Things you use with WaniKani?

I’m planning to sign up for WaniKani and see it through after I get my first summer paycheck, but what other things do people use in conjunction with it? Or do people use this as a solo system to learn Japanese?

I was thinking of buying a textbook series, either Genki, Minna no Nohongo, or Japanese from Zero, to supplement my learning, and doing a chapter each week.

Also, for listening practice, I downloaded Pimsleur Japanese.

Would adding these to my repertoire help me, or would they conflict with WaniKani?

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Well you definitely can’t become proficient in Japanese just from WaniKani. WaniKani only teaches you kanji and some vocab, so at the very least you need to learn grammar elsewhere.

So on that note, your plan sounds good. I definitely think it’s useful to get a textbook with exercises for grammar, particularly early on.

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You will definitely want a textbook or a program like BunPro to aid in grammar - consider WK to be purely for kanji. I would also recommend still doing vocab through Anki or Memrise. Also try to practice listening and reading through music, podcasts, and eventually graded readers, NHK Easy News, manga, and light novels.

Any additional studying will be beneficial, except for specifically studying kanji outside of the SRS.

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I’m using Genki as well and plan to move onto Tobira after that. I also am starting to watch Japanese Ammo with Misa on Youtube, which I wish I knew about earlier. She covers a lot of the beginning grammar with several example sentences for each point. Also she’s a native speaker so you get modern, natural sounding sentences.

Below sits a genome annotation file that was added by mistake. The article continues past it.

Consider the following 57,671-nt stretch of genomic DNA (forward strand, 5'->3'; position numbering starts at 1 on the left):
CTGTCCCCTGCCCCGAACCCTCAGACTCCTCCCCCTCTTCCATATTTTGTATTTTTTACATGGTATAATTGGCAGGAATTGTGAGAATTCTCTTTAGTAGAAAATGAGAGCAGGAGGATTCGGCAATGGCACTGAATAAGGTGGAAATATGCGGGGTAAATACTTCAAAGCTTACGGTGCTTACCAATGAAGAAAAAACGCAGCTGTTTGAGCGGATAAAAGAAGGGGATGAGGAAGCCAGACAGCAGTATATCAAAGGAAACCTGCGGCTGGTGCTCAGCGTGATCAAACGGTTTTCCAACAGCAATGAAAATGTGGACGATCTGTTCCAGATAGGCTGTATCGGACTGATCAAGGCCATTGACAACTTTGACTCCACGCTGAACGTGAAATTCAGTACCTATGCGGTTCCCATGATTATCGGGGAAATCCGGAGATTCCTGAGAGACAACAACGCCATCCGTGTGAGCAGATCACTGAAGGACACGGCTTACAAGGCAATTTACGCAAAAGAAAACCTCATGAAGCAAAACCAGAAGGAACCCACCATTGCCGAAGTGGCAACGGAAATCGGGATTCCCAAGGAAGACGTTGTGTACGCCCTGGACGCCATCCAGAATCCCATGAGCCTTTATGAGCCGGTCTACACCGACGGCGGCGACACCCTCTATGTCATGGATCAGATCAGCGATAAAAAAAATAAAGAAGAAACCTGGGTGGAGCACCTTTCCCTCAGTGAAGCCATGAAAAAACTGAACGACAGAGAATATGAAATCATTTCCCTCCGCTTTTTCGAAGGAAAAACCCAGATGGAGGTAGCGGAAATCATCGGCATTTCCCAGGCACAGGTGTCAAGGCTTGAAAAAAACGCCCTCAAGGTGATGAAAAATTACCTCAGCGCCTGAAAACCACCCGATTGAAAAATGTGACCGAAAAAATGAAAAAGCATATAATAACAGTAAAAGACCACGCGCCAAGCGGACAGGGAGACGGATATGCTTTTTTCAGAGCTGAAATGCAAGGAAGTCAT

You should definitely use one thing besides Wanikani to get the grammar.

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Have a look at the resources section, there are a lot of great resources out there. Personally I use lots of different resources, some would say too many, but I find I pick up little bits here and little bits there so they reinforce what I’ve learnt. I’m also a slow learner! WaniKani and Pimsleur are good starting points and are what I did first too, but after you’ve gone through a good 10 levels of WaniKani you’ll probably want to do some other things too. You also want to practice speaking with the audio in both.

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You got a good plan. You will need another resource to learn grammar and practice listening and writing, as Wanikani main focus is on the kanji/vocab. If anything thing one will complement the other, and a kanji/vocab that you already learned on Genki is less work for you on Wanikani, and vice-versa.

I personally am using Genki, and sometimes Japanese Ammo with Misa on youtube.

the site Tofugu said to start using textbooks at around level 10, so stick with wanikani till you know some kanji would be my recommendation. genki is pretty hard to start from scratch, speaking from experience.

I don’t know about Genki, but Japanese From Zero is very easy to use with little to no knowledge of Japanese.